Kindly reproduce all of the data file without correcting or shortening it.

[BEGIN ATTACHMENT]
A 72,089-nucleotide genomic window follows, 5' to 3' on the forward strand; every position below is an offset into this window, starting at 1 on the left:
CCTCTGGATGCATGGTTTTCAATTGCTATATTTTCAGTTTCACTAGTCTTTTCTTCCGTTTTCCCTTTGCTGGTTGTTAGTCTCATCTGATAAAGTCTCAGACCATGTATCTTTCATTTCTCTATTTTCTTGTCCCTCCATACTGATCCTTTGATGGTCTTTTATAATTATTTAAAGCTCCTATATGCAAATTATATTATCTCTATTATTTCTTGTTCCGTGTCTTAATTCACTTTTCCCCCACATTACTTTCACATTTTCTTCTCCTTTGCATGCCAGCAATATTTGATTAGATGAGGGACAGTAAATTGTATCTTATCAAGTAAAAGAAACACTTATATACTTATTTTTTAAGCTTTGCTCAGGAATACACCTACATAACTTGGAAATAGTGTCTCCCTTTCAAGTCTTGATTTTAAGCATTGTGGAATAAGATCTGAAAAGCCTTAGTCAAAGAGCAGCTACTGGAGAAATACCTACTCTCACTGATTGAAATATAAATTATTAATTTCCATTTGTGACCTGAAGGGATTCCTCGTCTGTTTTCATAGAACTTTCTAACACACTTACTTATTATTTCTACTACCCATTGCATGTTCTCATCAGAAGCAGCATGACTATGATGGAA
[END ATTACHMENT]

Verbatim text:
A 72,089-nucleotide genomic window follows, 5' to 3' on the forward strand; every position below is an offset into this window, starting at 1 on the left:
CCTCTGGATGCATGGTTTTCAATTGCTATATTTTCAGTTTCACTAGTCTTTTCTTCCGTTTTCCCTTTGCTGGTTGTTAGTCTCATCTGATAAAGTCTCAGACCATGTATCTTTCATTTCTCTATTTTCTTGTCCCTCCATACTGATCCTTTGATGGTCTTTTATAATTATTTAAAGCTCCTATATGCAAATTATATTATCTCTATTATTTCTTGTTCCGTGTCTTAATTCACTTTTCCCCCACATTACTTTCACATTTTCTTCTCCTTTGCATGCCAGCAATATTTGATTAGATGAGGGACAGTAAATTGTATCTTATCAAGTAAAAGAAACACTTATATACTTATTTTTTAAGCTTTGCTCAGGAATACACCTACATAACTTGGAAATAGTGTCTCCCTTTCAAGTCTTGATTTTAAGCATTGTGGAATAAGATCTGAAAAGCCTTAGTCAAAGAGCAGCTACTGGAGAAATACCTACTCTCACTGATTGAAATATAAATTATTAATTTCCATTTGTGACCTGAAGGGATTCCTCGTCTGTTTTCATAGAACTTTCTAACACACTTACTTATTATTTCTACTACCCATTGCATGTTCTCATCAGAAGCAGCATGACTATGATGGAA